No entrepreneur wants an accident to happen in the workplace, but that doesn’t mean safety measures are at the forefront of his or her thoughts. Most workplaces lack something in the safety facet, to be honest, especially small businesses that lack the funds and resources to address every safety measure appropriately.

The result could be not only an increase in safety issues, but also a worker’s compensation claim. “Workplace health and safety has improved over the years,” say the attorneys at Davis, Saperstein, & Salomon, a personal injury firm that services New York and New Jersey.

“Still, no occupation … is entirely free from accidents, injuries, and illness.” Davis, Saperstein, & Salomon see dozens of workers compensation cases every year, thanks to improperly designed work stations.
No one questions that workplace safety is a top priority for their business, but everyone always has room for improvement. Fixing the situation doesn’t have to consume a lot of time or cost a lot of money, though.

Here are seven ways you can improve employee safety within the workplace.

  1. Hire Competent Workers

So much of the safe and efficient work environment starts in the hiring process. Bringing in workers who can follow instructions and value safety above anything else is paramount.

Unfortunately, this can be tough if turnover is high in your industry. “When sales exceed production capacity, some owners might be tempted to make a quick hire,” says Phil La Duke of Entrepreneur.

“But employers would be wise to consider the risk associated with hiring an incompetent worker — someone who is far more likely to become injured.” Carefully screening new employees to make sure they have the right skills and experience to operate in a safe and secure work environment can go miles toward your incidence of on-site injuries.

  1. Hold Regular Safety Trainings
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Hiring the best employees in the world won’t do any good if they don’t understand health and safety standards. You might assume that certain safety practices are nothing more than common sense, but that’s not something you may take for granted.

Regular staff trainings will be the most influential way to increase workplace safety. Develop a set of rules and guidelines that must be followed for everyone involved in your organization.

Go into detail on each point in your company trainings so everyone will be aware of the risks they run when they don’t follow the rules.

  1. Furnish the Necessary Tools and Environment for Safety

In addition, it’s unrealistic to expect employees to practice proper health and safety if you don’t give them the necessary equipment. Items such as safety glasses, aprons, steel-toed shoes, hairnets, and other safety gear will go a long way toward protecting your employees.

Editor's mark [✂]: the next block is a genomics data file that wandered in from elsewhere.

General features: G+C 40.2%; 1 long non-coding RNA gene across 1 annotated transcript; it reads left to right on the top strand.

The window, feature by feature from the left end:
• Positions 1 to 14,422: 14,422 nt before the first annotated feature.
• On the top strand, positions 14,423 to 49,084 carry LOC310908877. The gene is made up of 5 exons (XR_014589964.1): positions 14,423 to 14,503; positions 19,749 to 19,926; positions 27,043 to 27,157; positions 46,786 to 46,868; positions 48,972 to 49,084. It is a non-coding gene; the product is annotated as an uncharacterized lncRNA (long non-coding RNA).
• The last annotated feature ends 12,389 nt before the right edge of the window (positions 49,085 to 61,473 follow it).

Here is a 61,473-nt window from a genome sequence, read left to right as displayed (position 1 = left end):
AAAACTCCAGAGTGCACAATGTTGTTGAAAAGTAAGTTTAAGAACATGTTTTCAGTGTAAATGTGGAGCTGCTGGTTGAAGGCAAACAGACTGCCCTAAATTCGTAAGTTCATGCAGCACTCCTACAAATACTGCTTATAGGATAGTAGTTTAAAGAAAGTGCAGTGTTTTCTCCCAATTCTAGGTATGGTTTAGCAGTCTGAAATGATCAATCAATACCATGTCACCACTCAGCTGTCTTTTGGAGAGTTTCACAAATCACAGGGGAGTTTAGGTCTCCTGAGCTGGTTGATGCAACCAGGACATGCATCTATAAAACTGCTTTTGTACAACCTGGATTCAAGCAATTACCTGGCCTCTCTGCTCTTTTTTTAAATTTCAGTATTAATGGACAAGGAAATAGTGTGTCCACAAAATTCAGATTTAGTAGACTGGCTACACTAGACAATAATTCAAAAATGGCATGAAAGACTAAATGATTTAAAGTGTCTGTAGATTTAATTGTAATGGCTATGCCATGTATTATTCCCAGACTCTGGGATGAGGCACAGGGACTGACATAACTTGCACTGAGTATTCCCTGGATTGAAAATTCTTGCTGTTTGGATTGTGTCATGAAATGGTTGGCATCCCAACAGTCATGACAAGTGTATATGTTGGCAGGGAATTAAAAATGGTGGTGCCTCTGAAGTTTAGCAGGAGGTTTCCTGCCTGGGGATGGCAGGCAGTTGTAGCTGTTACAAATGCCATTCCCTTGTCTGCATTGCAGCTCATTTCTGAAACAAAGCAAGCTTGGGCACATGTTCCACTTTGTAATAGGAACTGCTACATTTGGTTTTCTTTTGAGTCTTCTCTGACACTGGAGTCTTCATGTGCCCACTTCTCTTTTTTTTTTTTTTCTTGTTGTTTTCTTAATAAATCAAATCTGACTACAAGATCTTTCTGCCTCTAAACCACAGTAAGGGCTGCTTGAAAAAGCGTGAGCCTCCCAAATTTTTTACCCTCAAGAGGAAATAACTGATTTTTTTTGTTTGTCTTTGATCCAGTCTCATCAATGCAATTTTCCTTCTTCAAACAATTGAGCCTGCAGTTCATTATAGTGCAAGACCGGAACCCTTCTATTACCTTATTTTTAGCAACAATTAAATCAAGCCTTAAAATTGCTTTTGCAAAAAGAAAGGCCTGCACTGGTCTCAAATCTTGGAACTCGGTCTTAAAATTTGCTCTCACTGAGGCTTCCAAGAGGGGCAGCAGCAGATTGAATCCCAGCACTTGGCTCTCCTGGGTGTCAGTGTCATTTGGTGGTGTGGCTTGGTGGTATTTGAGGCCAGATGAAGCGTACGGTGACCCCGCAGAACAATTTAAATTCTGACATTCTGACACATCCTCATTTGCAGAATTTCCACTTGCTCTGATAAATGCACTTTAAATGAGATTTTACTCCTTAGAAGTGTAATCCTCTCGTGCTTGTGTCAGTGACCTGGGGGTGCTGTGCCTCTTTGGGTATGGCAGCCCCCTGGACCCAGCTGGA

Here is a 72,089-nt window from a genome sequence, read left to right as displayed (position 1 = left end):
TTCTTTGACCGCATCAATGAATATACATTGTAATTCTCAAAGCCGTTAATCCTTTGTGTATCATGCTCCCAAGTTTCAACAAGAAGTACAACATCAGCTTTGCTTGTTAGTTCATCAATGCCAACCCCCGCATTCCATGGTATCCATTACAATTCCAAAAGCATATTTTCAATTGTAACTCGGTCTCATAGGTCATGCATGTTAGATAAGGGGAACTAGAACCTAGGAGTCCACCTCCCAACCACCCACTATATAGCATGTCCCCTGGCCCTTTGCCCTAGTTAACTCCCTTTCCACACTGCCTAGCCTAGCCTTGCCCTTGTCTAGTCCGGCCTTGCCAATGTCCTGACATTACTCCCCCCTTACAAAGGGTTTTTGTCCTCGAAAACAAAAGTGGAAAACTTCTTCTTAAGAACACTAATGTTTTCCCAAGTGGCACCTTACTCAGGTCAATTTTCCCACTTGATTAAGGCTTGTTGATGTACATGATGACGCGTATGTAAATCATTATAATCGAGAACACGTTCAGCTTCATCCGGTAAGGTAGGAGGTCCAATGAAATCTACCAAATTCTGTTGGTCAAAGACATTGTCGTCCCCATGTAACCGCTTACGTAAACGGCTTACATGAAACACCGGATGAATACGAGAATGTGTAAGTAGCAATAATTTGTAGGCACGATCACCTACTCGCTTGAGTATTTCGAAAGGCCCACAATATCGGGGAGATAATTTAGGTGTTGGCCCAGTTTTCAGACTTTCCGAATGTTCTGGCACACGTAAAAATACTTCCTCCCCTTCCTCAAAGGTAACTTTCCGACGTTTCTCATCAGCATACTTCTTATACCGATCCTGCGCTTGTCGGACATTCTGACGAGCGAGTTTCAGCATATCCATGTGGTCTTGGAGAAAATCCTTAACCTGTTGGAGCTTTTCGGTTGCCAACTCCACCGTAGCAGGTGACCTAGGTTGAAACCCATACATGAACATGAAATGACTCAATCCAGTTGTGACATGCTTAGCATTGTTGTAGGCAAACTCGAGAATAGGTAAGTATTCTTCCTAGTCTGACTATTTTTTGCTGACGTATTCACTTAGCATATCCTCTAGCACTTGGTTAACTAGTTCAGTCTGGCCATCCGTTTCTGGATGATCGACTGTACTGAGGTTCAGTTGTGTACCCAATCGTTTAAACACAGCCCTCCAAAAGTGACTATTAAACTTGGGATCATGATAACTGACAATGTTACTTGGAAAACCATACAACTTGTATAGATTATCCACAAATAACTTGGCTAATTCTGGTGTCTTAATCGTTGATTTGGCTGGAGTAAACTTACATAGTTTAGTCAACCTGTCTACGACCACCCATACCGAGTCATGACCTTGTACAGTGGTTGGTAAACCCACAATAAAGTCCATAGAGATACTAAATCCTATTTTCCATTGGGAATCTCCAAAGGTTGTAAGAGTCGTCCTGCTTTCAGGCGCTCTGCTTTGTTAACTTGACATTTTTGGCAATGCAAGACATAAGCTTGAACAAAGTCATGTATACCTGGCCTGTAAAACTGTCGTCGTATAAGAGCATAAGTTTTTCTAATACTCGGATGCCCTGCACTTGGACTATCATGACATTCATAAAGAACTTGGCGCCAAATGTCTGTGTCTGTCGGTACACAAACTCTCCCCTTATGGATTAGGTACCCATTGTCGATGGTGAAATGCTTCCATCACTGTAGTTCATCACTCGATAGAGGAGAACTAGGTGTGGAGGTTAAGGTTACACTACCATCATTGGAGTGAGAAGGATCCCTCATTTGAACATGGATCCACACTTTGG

Of course, you would never purposely deny your team the proper safety equipment. But when costs start to mount, the temptation to cut corners may be strong. Just don’t forget about the emotional and temporal costs when someone gets injured on the job.

  1. Tidy Up

“Messy areas breed the potential for falls and other injuries,” says Tom Reddon of Work It Daily. “Make sure your workplace is relatively clean, neat and dry to boost safety for anyone. Make sure your employees know the value of a clean work space and encourage them to keep it clean — it’s for their own safety.”

As part of your safety guidelines, include rules about cleaning up during the day as well as at the close of business. If you notice problem areas, generate new procedures to eliminate the mess.

  1. Reward Safety
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When your employees reach a certain total of accident-free days, offer a reward. A quiet but constant level of competition reminds employees about what they should be doing.

Develop certain mile markers, such as 100 days, 225 days, and 365 days, with a prize at each plateau. You can also encourage a higher sense of safety by rewarding individuals. If you notice a member of your team who has an excellent sense of workplace safety, reward that person’s efforts.

  1. Ask for Worker Input

There’s no better source of information about workplace safety than the people who are on the front lines every day. Make comment cards available for employees to leave feedback about improvements to the workplace environment. An open-door policy is also helpful for encouraging employee collaboration.

  1. Put Someone in Charge of Safety

Giving someone responsibility over the workplace as a whole can do wonders for promoting safety. You’ll have someone on the line at all times when you’re not there.

“By managing, organizations make things happen. It’s a linear, practical function,” says Tom Krause, Ph.D., CEO of Behavioral Science Technology Inc. “By leading, organizations show employees why safety matters, why they should be motivated to get behind it and want to do it.”

The little things you do to promote workplace safety can keep employees out of the hospital, and the time and money spent on safety measures are direct reflections of that.

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